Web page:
Buying a new phone is a pretty big deal, but it doesn't have to be complicated. This helpful phone buying guide offers insider tips on how to find the best phone for the best deal, plus how to avoid common phone buying mistakes.A different approach to device buying
So, you need a new phone... Before heading to the mobile store, consider your other options – it just might save you big!
There are two simple reasons to buy a phone from a carrier: convenience (instant gratification, anyone?) and cost (oh look, it’s 'free' with a new plan!). But the reality is, buying a device from the carrier adds restrictions, without any incremental value. You’re either tied to the carrier through device locking or tied to a plan with a contract/device lease (which means that the 'free' phone actually comes with a price tag). Instead of paying the middleman mark-up, we recommend buying your phone straight from the source.
This guide covers your device purchasing options and the pros/cons of each.
But first, a quick disclaimer:
This blog is a guide, not a scientific fact. Please rely on common sense -- buy from a reliable source, read third-party reviews, and use what follows as a helpful resource, not the end-all and be-all of device compatibility.
Your mobile phone -- you have options
Whether you’re switching service providers (like joining Reach Mobile) or just in need of a new device, getting the right one is simpler than you might think!
Step 1: Where to buy your new phone.
You can purchase in-store, but we almost always recommend buying at online stores because they offer wider selections, cheaper prices, and better return policies. If you want to see and feel the device in person before committing to a different phone, go to the store and experience it before placing an order online! Heads up: we don't recommend buying from places like Craigslist or Facebook Marketplace because the quality controls and safeguards simply aren't there (i.e. too risky for our liking).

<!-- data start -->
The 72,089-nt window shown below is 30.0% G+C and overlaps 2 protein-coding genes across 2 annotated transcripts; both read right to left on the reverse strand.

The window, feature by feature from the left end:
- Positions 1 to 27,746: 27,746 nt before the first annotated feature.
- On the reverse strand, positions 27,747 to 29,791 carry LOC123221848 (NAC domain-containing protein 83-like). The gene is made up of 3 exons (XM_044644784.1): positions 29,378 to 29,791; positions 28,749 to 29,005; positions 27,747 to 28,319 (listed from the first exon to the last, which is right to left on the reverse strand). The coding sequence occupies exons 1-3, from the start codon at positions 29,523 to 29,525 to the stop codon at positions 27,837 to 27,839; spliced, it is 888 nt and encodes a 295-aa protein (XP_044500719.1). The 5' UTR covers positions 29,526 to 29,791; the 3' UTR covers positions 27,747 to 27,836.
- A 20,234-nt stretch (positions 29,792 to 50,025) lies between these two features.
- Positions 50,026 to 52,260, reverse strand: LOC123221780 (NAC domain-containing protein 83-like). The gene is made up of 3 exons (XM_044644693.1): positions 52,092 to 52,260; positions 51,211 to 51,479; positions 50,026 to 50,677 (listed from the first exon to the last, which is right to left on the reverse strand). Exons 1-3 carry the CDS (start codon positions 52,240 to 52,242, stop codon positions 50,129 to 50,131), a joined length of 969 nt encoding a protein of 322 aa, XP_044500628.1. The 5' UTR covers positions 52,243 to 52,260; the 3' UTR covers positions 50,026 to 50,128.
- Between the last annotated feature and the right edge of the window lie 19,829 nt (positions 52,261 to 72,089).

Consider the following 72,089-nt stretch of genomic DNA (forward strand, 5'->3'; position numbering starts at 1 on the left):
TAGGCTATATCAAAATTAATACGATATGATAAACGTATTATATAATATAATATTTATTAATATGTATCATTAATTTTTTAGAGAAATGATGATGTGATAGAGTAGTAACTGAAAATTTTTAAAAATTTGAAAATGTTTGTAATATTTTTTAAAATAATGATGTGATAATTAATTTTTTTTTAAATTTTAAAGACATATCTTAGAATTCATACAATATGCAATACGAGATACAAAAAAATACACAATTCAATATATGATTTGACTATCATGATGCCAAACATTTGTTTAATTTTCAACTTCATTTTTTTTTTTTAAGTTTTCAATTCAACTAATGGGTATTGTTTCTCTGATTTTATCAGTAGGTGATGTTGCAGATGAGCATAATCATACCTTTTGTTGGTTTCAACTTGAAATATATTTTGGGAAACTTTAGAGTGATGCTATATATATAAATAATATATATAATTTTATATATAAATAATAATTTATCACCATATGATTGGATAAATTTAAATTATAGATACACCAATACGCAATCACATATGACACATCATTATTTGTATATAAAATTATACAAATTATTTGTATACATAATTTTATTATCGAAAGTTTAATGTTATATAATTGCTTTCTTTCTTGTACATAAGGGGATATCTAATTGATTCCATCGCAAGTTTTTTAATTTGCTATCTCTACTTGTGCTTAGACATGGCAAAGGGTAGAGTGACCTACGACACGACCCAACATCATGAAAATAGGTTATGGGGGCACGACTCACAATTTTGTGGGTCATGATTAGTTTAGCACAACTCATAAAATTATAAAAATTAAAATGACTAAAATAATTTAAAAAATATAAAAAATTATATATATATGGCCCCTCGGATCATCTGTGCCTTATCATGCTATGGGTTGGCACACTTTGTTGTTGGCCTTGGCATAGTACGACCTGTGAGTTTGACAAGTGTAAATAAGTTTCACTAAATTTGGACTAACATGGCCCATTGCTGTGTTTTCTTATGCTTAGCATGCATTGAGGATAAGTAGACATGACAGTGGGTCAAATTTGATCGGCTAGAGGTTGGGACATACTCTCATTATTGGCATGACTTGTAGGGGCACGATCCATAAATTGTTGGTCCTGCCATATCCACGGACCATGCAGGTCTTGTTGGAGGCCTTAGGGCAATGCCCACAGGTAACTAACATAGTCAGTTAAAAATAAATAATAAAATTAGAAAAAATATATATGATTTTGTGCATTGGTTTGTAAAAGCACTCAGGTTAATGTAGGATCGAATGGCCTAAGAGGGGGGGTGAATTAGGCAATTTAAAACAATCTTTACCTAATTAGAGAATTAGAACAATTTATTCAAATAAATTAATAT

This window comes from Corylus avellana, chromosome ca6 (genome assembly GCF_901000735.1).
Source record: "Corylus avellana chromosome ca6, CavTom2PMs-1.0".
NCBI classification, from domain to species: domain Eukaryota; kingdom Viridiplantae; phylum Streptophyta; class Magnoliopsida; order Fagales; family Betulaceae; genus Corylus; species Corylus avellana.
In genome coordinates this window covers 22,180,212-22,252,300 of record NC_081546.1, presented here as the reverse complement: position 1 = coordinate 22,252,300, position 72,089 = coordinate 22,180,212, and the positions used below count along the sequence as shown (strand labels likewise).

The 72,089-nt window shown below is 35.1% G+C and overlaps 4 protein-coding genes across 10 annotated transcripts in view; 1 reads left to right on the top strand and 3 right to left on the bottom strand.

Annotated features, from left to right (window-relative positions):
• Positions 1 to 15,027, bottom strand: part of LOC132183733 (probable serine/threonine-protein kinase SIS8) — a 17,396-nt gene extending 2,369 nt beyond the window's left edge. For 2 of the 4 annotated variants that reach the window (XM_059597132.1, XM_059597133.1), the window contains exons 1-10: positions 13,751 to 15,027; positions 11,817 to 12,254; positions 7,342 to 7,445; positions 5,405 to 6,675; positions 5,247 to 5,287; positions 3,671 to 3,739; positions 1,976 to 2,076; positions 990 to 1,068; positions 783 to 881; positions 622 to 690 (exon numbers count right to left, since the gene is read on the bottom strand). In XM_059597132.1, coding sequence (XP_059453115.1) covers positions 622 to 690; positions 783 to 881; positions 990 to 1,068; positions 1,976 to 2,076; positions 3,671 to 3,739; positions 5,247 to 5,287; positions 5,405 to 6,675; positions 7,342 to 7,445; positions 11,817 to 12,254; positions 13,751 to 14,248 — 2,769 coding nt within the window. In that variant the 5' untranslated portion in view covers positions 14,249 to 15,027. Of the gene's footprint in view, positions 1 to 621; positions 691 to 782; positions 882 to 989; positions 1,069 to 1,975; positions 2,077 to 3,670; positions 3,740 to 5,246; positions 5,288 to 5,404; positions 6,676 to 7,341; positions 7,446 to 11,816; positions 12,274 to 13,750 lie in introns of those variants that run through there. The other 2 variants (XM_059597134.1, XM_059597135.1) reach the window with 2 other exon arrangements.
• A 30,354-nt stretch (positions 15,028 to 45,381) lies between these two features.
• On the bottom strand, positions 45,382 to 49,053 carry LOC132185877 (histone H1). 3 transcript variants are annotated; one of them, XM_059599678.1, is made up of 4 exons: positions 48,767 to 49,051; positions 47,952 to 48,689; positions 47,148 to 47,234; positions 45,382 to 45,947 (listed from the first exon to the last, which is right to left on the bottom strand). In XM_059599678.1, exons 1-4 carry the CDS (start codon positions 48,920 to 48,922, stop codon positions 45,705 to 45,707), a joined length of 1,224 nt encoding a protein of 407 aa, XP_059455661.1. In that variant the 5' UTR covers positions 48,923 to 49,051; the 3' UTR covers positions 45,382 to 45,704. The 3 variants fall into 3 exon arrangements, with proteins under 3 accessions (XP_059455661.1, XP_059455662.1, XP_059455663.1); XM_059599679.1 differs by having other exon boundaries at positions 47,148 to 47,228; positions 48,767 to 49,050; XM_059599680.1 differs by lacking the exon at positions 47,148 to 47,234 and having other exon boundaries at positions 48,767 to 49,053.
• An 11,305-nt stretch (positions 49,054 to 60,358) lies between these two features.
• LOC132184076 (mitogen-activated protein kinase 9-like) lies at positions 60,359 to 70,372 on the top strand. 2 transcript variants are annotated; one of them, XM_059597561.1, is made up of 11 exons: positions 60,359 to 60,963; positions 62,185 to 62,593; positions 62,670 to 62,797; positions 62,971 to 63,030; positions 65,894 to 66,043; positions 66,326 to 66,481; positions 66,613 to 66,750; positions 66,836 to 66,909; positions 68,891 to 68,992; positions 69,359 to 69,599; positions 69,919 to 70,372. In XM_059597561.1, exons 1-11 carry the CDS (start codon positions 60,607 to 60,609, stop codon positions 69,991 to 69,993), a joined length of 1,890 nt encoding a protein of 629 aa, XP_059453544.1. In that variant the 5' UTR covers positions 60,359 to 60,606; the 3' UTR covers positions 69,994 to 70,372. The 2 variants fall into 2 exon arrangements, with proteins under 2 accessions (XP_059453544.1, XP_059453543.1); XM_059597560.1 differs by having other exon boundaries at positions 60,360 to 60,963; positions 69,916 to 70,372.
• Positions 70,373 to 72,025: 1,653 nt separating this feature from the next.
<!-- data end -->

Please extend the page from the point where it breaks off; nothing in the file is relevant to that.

How to buy a new phone in-store
Many local stores sell new devices, but there are a few important tips to keep in mind if you go this route:
Skip the carrier store.
Carriers like AT&T, T-Mobile, Sprint, etc. lock your device for a certain period of time even if you buy an unlocked model and pay it in full. Essentially, this keeps you hostage on their network even though you own the device (cray, right?) Go to stores like Apple, Microsoft, Best Buy, Target, Walmart, etc. where you have the option to purchase carrier-free.
Make sure the device is Unlocked and SIM-free. This will give you maximum flexibility in your mobile service.
Ask an associate to show you the Universally Unlocked models available.
If they ask you to activate now, decline the offer and let them know you’ll get your own service (here's hoping with Reach!).
See if you can trade in an old device.
If you don’t have any use for your current device, see if you can get a trade-in towards your new device for some savings. For ideas on how to recycle or donate your phone, click here
How to buy a new phone online
If you want a brand-new device, we recommend buying from highly reputable sources, such as the manufacturer's website
How to buy a refurbished device (the cheaper option)
Buying a refurbished cell phone is a great way to save some money (and help the environment, too). We recommend platforms like Amazon which check the validity of the device and offer buyer’s protection for your safety. You can also purchase “certified pre-owned” devices from many device manufacturers. Always read the product description and return policy clearly before you make the purchase so you’re ready to take action if anything goes wrong.
Check for these key factors to make sure the device will work on your preferred service provider (hint: Reach Mobile).